As Cannabis Initiative Heads for Ballot, Former Police Chief Advocates Legalizing All Drugs

Now that enough signatures have been gathered to get a cannabis legalization initiative on California's November ballot, Seattle's former police chief is asking, "Why stop there?"

Norm Stamper, a 34-year police veteran who was Seattle's chief from 1994-2000, the author of Breaking Rank: A Top Cop's Exposé of the Dark Side of American Policing and a Law Enforcement Against Prohibition member, lays out his case in an AlterNet post titled "Let's Not Stop at Legalizing Marijuana.

He cites polls that show a majority of Americans understand that legalizing marijuana will produce many benefits, including the following after the jump . . .

  • No longer will 800,000 people a year be arrested on pot charges, their lives damaged if not ruined;
  • Governments will be able to tax the popular commodity;
  • Regulation and revenues will help forge and finance effective programs of drug abuse prevention and treatment;
  • Vicious cartels will lose as much as half their illicit profits when they can no longer sell marijuana;
  • Once people get used to the idea of allowing legal sales of the previously banned weed we'll be able to point to successful regulation as a model for similar treatment of all other currently illicit substances.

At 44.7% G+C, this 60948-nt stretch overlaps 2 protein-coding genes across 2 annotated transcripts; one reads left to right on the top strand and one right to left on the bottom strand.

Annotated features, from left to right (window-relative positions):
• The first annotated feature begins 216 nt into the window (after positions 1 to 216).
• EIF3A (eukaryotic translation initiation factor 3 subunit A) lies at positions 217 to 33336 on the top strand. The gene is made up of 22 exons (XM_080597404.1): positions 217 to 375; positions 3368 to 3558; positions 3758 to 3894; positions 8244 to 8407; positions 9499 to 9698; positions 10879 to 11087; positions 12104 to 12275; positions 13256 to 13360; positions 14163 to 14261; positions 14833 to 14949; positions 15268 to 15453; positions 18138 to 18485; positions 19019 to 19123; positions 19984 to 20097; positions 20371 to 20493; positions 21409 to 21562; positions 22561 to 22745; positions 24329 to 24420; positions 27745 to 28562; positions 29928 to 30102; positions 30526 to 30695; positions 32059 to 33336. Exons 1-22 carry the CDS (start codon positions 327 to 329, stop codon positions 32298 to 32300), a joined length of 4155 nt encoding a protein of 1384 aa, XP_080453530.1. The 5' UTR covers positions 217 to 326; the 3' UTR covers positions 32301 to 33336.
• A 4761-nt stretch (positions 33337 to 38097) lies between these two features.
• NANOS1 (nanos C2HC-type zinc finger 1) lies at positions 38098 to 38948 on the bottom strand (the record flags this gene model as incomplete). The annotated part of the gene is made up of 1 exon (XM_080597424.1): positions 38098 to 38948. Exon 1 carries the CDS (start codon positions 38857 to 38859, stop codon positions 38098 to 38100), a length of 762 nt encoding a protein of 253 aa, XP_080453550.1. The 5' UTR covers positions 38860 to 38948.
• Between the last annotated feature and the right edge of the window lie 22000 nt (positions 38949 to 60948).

• But in the same polls, only one in 10 of those backing cannabis legalization want prohibitions lifted on other drugs.

"This no doubt makes sense to some readers at first glance, since more people are familiar with marijuana than other drugs like cocaine, heroin or meth," Stamper writes. "However, even a cursory study of our drug war policies will reveal that legalizing pot but not other drugs will leave huge social harms unresolved."

Legalizing marijuana, Stamper contends, will not:

  • Stop gangs from selling other drugs to our kids (since illegal drug dealers rarely check for ID);
  • Stop drug dealers from brutally murdering rival traffickers for the purpose of controlling the remaining criminal market for other drugs;
  • Stop drug dealers from firing on cops charged with fighting the senseless war on other illicit drugs;
  • Stop drug dealers from killing kids caught in crossfire and drive-by shootings;
  • Stop overdose deaths of drug users who refrain from calling 9-1-1 out of fear of legal repercussions;
  • Reduce the spread of infectious diseases like AIDS and hepatitis, since marijuana users don't inject their drug like heroin users (who sometimes share dirty needles and syringes because prohibition makes it hard to secure clean ones);
  • Stop the bloody cartel battles in Mexico that are rapidly expanding over the border into the U.S.
  • Stop the Taliban from raking in massive profits from illegal opium cultivation in Afghanistan.

"Marijuana legalization is a great step in the direction of sane and sensible drug policy," Stamper concludes. "But we reformers must remember that we're working to legalize drugs not because we think they are safe, but because prohibition is far more dangerous to users and nonusers alike."


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